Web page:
Ventilator Associated Pneumonia
Frequently Asked Questions
Information for Patients and Families
Patient safety remains the most important priority Cornwall Community Hospital and this involves ensuring that patients are not at risk for contracting healthcare-associated infections.
We have a number of practices in place to help prevent and control infections, including a comprehensive hand hygiene program. As of April 30, 2009, all Ontario hospitals are required to post quarterly VAP rates to further promote accountability and transparency within the health system.
If you have any questions about the information below or about our hospital's infection prevention and control program, please contact Nancy Ann Bush at 613-938-4240 ext:3344.
What are health care-associated infections?
Sometimes when patients are admitted to the hospital, they can get infections. These are called health care-associated infections.
What is a Ventilator Associated Pneumonia (VAP)?
For our public reporting purposes, ventilator associated pneumonia (VAP) is defined as a pneumonia (lung infection) occurring in patients in an intensive care unit (ICU), requiring, external mechanical breathing support (a ventilator) intermittently or continuously, through a breathing tube for more than 48 hours.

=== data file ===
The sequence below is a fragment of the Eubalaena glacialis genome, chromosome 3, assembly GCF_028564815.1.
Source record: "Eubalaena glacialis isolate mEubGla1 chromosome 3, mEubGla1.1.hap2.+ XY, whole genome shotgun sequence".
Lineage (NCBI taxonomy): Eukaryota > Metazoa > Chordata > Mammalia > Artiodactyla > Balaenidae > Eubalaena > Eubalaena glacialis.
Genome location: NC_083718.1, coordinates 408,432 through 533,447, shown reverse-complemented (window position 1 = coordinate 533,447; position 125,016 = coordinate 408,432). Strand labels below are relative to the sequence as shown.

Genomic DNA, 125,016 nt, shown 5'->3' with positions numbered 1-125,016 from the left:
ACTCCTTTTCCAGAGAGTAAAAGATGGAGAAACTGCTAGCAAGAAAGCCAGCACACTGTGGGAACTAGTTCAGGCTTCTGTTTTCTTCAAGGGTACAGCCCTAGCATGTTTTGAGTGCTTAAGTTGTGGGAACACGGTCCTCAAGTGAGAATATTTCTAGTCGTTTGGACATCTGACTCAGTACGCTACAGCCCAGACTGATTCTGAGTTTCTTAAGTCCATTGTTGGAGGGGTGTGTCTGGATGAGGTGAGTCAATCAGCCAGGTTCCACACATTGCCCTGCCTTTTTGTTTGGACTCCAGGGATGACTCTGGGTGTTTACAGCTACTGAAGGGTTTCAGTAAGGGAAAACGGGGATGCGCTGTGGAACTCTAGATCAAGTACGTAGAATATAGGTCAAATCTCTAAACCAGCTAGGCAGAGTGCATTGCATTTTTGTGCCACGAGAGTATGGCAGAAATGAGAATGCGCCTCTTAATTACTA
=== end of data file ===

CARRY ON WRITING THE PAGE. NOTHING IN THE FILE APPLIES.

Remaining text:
VAP can develop in patients for many reasons. Because they are relying on an external machine to breath, their normal coughing, yawning, and deep breath reflexes are suppressed. Furthermore, they may have a depressed immune system, making them more vulnerable to infection. ICU teams have many ways to try to assist patients with these normal breathing reflexes, but despite this, patients are still at risk for developing pneumonia.
What is Cornwall Community Hospital doing to improve patient safety?
The Prevention of Ventilator Associated Pneumonia Team has implemented evidence based care protocols to manage ventilated patients.
What can patients do to help reduce their chances of infection?
Frequent hand cleaning is a good way to prevent the spread of infection. Hand hygiene involves everyone in the hospital, including patients.
More patient-specific information is available at